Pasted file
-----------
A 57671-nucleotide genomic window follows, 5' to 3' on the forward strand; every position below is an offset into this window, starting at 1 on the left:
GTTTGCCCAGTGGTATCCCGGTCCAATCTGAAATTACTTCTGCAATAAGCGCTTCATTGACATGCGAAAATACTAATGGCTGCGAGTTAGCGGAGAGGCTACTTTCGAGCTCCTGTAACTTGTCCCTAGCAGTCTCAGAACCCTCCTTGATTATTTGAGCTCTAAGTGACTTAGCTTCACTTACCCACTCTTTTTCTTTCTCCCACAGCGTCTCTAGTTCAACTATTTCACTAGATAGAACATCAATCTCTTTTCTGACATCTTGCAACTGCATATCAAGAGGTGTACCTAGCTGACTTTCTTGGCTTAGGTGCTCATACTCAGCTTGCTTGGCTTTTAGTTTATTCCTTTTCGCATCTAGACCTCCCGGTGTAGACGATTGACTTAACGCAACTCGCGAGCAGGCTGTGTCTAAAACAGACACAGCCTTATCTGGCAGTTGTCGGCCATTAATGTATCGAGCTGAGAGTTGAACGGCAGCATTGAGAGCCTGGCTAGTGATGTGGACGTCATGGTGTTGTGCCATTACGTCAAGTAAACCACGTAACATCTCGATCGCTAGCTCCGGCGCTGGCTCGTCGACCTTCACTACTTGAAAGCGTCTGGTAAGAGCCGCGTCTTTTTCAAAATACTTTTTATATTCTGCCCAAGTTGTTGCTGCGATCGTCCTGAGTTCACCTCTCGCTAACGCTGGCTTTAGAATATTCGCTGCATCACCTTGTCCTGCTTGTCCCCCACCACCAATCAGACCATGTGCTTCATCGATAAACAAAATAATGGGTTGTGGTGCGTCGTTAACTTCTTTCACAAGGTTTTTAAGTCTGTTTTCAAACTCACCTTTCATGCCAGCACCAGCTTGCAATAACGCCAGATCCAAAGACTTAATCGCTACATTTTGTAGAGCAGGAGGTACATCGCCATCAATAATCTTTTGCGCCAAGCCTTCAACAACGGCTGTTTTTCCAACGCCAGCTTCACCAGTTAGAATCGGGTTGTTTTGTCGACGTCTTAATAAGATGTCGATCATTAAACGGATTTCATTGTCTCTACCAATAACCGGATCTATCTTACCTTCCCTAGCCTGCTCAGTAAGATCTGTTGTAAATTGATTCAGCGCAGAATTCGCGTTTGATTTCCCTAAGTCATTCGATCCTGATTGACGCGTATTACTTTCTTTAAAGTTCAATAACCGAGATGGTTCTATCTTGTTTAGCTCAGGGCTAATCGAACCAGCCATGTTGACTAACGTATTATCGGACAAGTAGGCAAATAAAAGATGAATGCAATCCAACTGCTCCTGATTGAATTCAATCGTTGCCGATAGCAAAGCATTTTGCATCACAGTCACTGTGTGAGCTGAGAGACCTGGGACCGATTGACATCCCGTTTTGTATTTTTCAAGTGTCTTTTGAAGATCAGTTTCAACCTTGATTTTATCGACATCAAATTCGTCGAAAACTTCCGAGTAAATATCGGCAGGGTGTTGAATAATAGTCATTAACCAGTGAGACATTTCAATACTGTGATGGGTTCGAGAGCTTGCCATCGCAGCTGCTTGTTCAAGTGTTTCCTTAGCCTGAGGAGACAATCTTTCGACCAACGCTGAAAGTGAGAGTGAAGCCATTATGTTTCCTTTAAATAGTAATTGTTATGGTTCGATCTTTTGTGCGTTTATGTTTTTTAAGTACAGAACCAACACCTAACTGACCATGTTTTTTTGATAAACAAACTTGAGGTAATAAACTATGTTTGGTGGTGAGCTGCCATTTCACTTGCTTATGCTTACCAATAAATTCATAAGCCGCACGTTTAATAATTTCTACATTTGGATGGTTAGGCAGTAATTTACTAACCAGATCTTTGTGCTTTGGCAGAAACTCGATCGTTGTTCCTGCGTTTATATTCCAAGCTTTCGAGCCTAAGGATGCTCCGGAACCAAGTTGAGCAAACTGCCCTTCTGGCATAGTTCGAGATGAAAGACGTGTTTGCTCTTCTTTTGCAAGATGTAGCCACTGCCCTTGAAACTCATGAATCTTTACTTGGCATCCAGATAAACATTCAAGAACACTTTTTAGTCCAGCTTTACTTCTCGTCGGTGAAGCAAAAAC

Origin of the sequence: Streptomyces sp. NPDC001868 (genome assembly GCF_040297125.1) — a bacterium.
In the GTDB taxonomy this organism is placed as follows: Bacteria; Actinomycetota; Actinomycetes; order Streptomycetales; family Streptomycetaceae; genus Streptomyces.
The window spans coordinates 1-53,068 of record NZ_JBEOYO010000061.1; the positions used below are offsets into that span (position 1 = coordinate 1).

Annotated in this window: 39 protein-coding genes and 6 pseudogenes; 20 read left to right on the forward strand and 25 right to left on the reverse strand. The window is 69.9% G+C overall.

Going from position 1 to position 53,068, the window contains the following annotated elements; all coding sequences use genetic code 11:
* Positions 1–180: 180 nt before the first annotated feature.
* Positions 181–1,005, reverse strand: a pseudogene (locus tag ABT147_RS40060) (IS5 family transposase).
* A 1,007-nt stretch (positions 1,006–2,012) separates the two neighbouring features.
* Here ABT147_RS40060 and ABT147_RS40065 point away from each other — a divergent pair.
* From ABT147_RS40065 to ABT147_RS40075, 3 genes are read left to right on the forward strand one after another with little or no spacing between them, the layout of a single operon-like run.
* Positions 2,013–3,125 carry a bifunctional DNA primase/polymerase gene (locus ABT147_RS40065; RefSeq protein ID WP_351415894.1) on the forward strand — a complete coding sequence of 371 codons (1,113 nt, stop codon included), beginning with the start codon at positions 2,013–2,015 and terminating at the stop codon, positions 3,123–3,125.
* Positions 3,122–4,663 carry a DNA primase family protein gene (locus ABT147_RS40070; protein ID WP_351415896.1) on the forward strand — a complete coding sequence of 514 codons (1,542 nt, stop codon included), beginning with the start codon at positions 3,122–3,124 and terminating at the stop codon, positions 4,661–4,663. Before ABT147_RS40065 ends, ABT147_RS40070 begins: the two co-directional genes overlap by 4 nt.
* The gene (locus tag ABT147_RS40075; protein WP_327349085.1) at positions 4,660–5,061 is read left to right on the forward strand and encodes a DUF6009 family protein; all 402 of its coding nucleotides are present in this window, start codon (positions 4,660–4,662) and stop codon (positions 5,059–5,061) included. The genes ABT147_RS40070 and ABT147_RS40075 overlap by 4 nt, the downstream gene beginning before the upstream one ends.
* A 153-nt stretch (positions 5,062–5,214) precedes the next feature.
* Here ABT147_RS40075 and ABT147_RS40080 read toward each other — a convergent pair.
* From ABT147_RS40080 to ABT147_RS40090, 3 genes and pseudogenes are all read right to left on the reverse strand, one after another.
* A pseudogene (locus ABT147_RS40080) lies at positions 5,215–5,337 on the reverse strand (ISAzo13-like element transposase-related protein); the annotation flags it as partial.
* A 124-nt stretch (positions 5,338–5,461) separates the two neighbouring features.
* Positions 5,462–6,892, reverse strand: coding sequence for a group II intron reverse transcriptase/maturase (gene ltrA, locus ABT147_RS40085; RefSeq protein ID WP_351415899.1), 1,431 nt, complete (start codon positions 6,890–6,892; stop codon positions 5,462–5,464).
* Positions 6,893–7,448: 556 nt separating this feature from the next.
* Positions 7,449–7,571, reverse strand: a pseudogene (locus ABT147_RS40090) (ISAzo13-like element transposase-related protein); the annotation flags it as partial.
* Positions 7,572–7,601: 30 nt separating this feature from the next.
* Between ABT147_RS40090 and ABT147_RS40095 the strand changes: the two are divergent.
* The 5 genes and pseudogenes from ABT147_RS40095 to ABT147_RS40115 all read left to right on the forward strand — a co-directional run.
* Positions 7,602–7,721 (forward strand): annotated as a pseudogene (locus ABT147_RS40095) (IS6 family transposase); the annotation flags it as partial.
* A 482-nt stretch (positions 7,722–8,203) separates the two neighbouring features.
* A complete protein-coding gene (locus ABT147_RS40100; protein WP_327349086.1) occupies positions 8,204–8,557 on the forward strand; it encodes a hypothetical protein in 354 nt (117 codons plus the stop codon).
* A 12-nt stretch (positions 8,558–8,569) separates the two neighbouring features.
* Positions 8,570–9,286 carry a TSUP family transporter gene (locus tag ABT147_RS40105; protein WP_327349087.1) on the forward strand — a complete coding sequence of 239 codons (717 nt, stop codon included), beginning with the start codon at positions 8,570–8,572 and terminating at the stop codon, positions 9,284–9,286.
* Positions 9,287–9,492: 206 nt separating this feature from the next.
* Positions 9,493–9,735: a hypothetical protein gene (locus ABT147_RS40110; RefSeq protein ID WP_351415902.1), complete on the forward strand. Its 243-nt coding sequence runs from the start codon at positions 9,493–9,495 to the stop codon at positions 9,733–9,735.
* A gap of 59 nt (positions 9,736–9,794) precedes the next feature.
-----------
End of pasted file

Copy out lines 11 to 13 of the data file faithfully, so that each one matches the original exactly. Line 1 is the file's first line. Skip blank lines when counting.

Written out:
* Here ABT147_RS40060 and ABT147_RS40065 point away from each other — a divergent pair.
* From ABT147_RS40065 to ABT147_RS40075, 3 genes are read left to right on the forward strand one after another with little or no spacing between them, the layout of a single operon-like run.
* Positions 2,013–3,125 carry a bifunctional DNA primase/polymerase gene (locus ABT147_RS40065; RefSeq protein ID WP_351415894.1) on the forward strand — a complete coding sequence of 371 codons (1,113 nt, stop codon included), beginning with the start codon at positions 2,013–2,015 and terminating at the stop codon, positions 3,123–3,125.